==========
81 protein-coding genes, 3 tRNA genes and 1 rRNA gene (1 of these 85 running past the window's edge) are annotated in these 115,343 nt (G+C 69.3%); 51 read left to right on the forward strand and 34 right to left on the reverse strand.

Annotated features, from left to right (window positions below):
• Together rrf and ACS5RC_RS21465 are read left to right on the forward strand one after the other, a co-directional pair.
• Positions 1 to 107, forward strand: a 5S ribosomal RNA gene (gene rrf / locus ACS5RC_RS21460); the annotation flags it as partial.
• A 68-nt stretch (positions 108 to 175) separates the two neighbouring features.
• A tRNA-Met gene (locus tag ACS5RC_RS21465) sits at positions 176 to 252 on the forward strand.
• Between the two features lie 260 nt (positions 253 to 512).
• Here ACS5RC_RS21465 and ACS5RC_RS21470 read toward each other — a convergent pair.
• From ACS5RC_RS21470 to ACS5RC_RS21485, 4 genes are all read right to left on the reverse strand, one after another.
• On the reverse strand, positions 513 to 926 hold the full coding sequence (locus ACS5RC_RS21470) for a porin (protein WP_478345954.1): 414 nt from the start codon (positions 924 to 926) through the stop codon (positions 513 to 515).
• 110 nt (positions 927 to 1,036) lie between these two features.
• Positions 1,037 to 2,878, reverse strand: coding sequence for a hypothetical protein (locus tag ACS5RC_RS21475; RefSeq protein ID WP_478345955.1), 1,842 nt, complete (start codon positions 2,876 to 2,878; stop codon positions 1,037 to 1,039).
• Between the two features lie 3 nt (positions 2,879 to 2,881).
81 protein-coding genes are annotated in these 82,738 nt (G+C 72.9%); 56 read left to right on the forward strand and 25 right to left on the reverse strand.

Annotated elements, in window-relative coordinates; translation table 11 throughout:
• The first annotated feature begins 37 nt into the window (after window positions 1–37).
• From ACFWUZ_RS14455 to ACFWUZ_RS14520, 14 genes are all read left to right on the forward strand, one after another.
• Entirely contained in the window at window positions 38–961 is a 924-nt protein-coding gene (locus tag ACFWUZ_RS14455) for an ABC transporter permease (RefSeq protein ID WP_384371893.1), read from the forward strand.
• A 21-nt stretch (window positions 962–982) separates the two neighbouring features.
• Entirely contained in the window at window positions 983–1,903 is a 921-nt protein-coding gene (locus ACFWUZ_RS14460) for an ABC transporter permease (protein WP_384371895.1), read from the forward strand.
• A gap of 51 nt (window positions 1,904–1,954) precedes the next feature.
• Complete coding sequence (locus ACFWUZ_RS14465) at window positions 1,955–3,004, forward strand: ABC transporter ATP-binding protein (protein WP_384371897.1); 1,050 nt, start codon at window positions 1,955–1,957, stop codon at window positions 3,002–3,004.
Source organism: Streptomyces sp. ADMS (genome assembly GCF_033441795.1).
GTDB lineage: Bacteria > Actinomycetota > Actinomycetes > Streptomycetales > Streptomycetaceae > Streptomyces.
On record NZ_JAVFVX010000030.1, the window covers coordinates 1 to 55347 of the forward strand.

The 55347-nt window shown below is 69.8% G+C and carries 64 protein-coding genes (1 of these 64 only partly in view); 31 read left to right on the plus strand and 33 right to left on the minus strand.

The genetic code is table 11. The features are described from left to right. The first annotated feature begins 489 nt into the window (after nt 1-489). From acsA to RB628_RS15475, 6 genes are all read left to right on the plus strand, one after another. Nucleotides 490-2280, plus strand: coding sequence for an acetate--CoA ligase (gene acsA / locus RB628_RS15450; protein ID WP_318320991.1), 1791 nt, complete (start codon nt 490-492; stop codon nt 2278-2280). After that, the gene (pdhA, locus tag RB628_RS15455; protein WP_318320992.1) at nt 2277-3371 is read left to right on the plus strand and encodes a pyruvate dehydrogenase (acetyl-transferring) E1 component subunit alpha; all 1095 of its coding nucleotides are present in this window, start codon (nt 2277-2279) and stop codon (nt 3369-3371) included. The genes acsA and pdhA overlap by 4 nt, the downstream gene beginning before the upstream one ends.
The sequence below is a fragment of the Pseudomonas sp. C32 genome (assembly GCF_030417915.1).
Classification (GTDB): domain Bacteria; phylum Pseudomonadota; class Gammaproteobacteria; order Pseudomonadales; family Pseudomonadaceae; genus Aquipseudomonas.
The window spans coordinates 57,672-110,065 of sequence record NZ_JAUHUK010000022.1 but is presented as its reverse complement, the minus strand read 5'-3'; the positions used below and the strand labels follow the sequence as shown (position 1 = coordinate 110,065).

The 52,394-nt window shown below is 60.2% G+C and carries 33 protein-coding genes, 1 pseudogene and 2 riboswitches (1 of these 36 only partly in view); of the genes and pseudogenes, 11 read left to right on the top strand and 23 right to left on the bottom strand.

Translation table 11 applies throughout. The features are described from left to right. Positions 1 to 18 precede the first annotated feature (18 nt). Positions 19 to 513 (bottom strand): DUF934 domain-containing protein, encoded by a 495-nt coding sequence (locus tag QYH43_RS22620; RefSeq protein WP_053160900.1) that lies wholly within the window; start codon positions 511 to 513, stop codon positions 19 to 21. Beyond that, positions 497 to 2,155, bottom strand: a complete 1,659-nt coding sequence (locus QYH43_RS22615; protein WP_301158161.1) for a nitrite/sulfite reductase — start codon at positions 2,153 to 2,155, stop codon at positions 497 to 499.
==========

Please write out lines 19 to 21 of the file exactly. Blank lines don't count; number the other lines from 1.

• A 21-nt stretch (window positions 962–982) separates the two neighbouring features.
• Entirely contained in the window at window positions 983–1,903 is a 921-nt protein-coding gene (locus ACFWUZ_RS14460) for an ABC transporter permease (protein WP_384371895.1), read from the forward strand.
• A gap of 51 nt (window positions 1,904–1,954) precedes the next feature.